I’ve never taken the time to look into why feminism is described in waves: second wave, third wave… not sure which wave we’re on now… but the analogy seems to be apropos, concerning its presence in our daily lives. One day it’s here, the next day it’s not.
Take Gloria Steinem and the 1960’s and 70’s in general. You couldn’t even look at a pair of bell bottoms without discussing the ins and outs of who wore the pants in the family. These days, feminism is a bit more subtle, with people like Rebecca Walker and Elisabeth Badinter creeping into the picture, causing a minor ruckus, before disappearing for another five years.
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But lately, feminism — particularly the issue of women in the workplace — has been coming out from behind the curtains in more conspicuous ways. Maybe the journalists don’t even realize they’re running comparable stories, but it’s happening: from America to England to France, people are once again talking about where women fit into the professional picture.
In a May 8th issue of The Economist, we learn that a new French law will force the country’s top companies to name a certain proportion of women among their top executives. With the goal of 40% by 2016, France has a long way to go, where women currently hold only 11% of about 580 board seats at the 40 largest firms. And then we learn that the French are making a mockery of this law.
Bernadette Chirac, wife of former French president Jacques, has been nominated to the board of LVMH with the following credentials, according to the company: “She was female and as a first lady she supported fashion and regularly attended catwalk shows.” Well, that sure sounds like a match to me.
The Economist reports that bosses are taking the new law so lightly that many executives are planning to nominate their wives or girlfriends – women with little relevant experience and a pretty face, who will sit down and shut up and continue to let men take the reins. The magazine writes: “One boss asked a headhunter for photographs of candidates and said he would treat looks as his first criterion, ahead of industry experience.”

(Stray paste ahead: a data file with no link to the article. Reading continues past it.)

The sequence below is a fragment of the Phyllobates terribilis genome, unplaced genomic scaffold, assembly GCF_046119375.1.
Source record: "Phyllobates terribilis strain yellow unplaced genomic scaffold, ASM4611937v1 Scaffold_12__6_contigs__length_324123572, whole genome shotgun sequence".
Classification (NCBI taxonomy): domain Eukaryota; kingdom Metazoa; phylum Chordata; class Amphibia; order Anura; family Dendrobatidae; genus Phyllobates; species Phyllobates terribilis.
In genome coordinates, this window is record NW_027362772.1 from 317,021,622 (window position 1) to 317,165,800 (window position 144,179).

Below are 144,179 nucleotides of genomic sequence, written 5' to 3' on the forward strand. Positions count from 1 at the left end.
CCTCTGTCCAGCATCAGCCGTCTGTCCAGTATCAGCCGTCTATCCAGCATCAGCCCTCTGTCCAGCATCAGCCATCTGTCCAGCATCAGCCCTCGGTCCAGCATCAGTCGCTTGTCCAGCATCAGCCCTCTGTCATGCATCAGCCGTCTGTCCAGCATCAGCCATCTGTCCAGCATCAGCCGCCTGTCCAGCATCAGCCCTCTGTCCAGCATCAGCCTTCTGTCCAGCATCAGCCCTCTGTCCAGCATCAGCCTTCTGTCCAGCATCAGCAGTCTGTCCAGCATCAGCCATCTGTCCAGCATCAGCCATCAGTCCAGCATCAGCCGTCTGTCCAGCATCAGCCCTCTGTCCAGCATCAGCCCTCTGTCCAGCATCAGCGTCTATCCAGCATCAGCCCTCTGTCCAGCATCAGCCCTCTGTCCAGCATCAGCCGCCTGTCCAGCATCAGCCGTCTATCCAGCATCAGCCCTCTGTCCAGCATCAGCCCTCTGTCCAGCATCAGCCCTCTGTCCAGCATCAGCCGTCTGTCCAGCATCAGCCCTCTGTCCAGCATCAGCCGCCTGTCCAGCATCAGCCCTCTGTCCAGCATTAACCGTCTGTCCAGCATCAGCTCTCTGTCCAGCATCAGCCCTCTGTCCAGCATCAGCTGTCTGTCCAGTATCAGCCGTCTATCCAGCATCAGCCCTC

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What is so wholly maddening is the way the French press has attended to this issue, or not attended to it, as the case may be. Months ago, the new law was mentioned in a five-line blurb and then never again. Then, in a May 29th issue of Le Monde, we learn that Claude Chirac, the 47 year-old daughter of the former president, has resigned from her position as director of communication at Francois-Henri Pinault, PPR, without knowing why — but that mom Bernadette has (as we now know) accepted the position of administrator for LVMH. No details are given as to how or why Bernadette qualified for this position, nor what exactly she will do for the company.
Perhaps this situation is evidence of French culture, which is taught from a young age not to question things. From elementary school through university, young people sit in filled Education Nationale classrooms worrying more about which colored pen they should use while taking notes than whether to challenge the teacher.
Or it could be France’s male-dominated culture. Men still outweigh women in the workplace and while paternity-leave does abound (unlike in America), men are the breadwinners in most families.
Now, it’s all well and good to bash the other team but unfortunately feminism is one area where America can’t play the “We’re the best in the world” card. Women held 13.5% of top positions in Fortune 50o companies in 2009, just a few measly percentage points over the Frogs. And even those who are there are not getting the respect they deserve.
In Time magazine’s May 24, 2010 edition, “The New Sheriffs of Wall Street” piece examines the female power players in the U.S financial and political systems who are picking up the pieces of the recent Wall Street crisis – a crisis largely created by men. Sheila Bair, of the FDIC, became a notorious whistleblower on the economic downturn back in 2007, when she noticed that American banks were in trouble. When she tried to point out the issues, the response was hostile: “They were shocked and horrified,” she said. By the end of 2008, Bair was proven right. Twenty-five banks became insolvent and were taken over by the FDIC.
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At a recent event to celebrate women’s role in finance, U.S. Treasury Secretary Timothy Geithner made reference to a headline he had read that said, “What if Women Ran Wall Street?” He responded to the crowd with a low-brow joke: “Now, that’s an excellent question, but it’s kind of a low bar… how, might you ask, could women not have done better?”
In effect, the men have mucked up Wall Street so thoroughly that only a woman can clean it up. After all, that’s what women do best, isn’t it? Cleaning? The Mother-Son analogy couldn’t be more poignant than in this very moment. Whether in a romantic or family relationship, women have earned the heartwarming stereotype of spending their lives tidying up men’s messes. And women often fall right in line with this grim picture, doing just that.
As the few final months of 2010 fleet away and we embark on a new decade, I’m hoping women in the workplace won’t be just another newspaper headline we ponder for a few days before chucking it into the bin. Like race and sexual orientation debates, feminism is something that needs to be discussed openly and often if we’re ever going to get out of the woods. So I don’t know about you, but I’m grabbing my surf board now so I’m sure to be ready when the next wave of feminism happens to sweep in.